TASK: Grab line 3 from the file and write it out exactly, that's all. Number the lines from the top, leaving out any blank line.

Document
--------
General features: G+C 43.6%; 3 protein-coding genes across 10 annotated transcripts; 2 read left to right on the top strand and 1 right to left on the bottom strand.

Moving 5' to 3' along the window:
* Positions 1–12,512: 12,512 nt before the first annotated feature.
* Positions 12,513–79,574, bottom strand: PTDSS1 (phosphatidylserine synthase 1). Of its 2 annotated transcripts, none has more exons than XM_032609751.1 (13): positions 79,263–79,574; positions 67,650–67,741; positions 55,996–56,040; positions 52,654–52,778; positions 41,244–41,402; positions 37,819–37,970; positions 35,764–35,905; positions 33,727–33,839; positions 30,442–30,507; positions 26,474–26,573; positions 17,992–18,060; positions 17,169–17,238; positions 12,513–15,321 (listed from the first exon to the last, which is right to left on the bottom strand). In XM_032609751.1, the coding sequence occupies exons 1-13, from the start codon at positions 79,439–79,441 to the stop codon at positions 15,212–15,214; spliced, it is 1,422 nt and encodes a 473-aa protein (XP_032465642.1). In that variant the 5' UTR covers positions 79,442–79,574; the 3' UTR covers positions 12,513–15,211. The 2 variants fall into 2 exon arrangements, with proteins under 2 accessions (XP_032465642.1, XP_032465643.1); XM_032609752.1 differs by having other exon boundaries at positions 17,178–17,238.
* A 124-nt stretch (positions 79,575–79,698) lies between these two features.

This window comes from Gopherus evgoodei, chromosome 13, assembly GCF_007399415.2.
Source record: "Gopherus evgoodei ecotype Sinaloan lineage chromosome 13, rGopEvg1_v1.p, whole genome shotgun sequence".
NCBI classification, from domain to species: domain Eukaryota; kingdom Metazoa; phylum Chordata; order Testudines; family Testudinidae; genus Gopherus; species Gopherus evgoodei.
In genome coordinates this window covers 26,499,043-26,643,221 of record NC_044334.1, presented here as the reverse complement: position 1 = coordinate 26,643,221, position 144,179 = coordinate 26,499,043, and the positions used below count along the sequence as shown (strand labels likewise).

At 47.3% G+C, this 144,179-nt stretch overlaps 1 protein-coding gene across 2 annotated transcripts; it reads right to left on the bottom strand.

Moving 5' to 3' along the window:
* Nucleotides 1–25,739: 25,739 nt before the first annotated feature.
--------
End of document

* Positions 1–12,512: 12,512 nt before the first annotated feature.